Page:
Drought, Water Demand Are Stressing Matagorda Bay
The fish, shrimp, crabs and oysters that inhabit Matagorda Bay are getting harder and harder to find for those who seek them for their livelihood.
The fish, shrimp, crabs and oysters that inhabit Matagorda Bay are getting harder to find for those who seek them for their livelihood. The lingering drought and greater demand for water in communities upriver have resulted in extreme stress on the marine life that depends on inflows of fresh water to survive. The Dallas Morning News, citing the Lower Colorado River Authority, reports that “inflows into the bay over the past five years have been the lowest of any five-year period in recorded history, eclipsing even the historic drought of the 1950s.”
Texas Tribune donors or members may be quoted or mentioned in our stories, or may be the subject of them. For a complete list of contributors, click here.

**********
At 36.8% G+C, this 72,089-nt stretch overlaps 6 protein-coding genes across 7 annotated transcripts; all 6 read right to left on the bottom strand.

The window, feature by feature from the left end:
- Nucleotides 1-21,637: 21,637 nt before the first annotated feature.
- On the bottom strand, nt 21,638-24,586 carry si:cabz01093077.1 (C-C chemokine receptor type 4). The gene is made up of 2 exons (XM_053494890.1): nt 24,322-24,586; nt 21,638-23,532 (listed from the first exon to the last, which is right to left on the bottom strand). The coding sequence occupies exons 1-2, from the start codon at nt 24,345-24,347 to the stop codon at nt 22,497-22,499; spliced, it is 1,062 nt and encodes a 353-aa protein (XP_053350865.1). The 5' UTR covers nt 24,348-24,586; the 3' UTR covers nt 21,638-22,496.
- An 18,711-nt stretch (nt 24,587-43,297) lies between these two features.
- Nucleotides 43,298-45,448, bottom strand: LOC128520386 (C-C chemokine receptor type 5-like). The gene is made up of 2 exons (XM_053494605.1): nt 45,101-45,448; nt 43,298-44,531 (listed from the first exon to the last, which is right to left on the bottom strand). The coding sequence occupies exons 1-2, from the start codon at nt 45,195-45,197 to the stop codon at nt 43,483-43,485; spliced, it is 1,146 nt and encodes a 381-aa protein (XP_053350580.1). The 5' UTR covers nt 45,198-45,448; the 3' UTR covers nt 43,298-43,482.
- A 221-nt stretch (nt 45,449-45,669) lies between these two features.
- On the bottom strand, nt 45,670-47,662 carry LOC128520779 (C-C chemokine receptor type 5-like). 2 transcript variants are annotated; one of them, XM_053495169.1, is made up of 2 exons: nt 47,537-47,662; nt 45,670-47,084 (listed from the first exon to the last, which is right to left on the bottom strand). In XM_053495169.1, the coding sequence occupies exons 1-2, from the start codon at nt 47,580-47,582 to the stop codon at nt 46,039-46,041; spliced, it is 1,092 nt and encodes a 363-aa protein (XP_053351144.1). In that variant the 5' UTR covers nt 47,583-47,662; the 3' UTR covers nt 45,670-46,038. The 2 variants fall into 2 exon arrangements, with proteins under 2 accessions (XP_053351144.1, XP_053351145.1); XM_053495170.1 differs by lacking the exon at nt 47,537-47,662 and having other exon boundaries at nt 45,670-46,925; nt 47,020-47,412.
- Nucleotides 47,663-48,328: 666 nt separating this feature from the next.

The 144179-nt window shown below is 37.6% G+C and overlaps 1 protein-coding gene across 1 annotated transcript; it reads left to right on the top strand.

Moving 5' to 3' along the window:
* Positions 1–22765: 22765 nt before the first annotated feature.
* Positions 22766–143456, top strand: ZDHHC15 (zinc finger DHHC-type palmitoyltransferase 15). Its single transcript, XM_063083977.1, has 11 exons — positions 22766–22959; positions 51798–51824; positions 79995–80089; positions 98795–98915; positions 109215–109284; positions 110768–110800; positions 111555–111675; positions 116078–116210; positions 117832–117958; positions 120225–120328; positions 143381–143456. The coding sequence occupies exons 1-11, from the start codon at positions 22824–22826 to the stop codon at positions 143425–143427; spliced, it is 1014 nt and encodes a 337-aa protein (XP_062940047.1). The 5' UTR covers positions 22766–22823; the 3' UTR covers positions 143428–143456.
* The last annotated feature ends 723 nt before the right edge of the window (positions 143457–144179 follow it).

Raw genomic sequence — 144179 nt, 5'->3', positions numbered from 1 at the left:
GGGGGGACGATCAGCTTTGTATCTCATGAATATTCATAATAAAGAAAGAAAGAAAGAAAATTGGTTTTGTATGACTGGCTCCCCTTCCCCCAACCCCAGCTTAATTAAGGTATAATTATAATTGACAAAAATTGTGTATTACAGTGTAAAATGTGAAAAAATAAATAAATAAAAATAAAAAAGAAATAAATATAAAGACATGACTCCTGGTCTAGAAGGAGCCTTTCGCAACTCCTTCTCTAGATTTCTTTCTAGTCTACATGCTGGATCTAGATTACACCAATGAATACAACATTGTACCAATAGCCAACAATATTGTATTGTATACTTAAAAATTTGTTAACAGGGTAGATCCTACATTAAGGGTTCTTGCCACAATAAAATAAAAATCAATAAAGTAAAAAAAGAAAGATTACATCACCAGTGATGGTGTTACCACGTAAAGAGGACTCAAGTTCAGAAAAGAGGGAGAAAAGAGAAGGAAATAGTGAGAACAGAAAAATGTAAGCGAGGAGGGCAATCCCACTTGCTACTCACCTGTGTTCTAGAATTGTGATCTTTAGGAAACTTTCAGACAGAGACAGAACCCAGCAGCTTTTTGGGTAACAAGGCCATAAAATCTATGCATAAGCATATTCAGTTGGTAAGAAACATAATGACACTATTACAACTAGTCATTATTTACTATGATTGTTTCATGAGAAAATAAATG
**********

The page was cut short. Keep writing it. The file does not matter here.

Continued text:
Information about the authors
Quality journalism doesn't come free
Perhaps it goes without saying — but producing quality journalism isn't cheap. At a time when newsroom resources and revenue across the country are declining, The Texas Tribune remains committed to sustaining our mission: creating a more engaged and informed Texas with every story we cover, every event we convene and every newsletter we send. As a nonprofit newsroom, we rely on members to help keep our stories free and our events open to the public. Do you value our journalism? Show us with your support.Yes, I'll donate today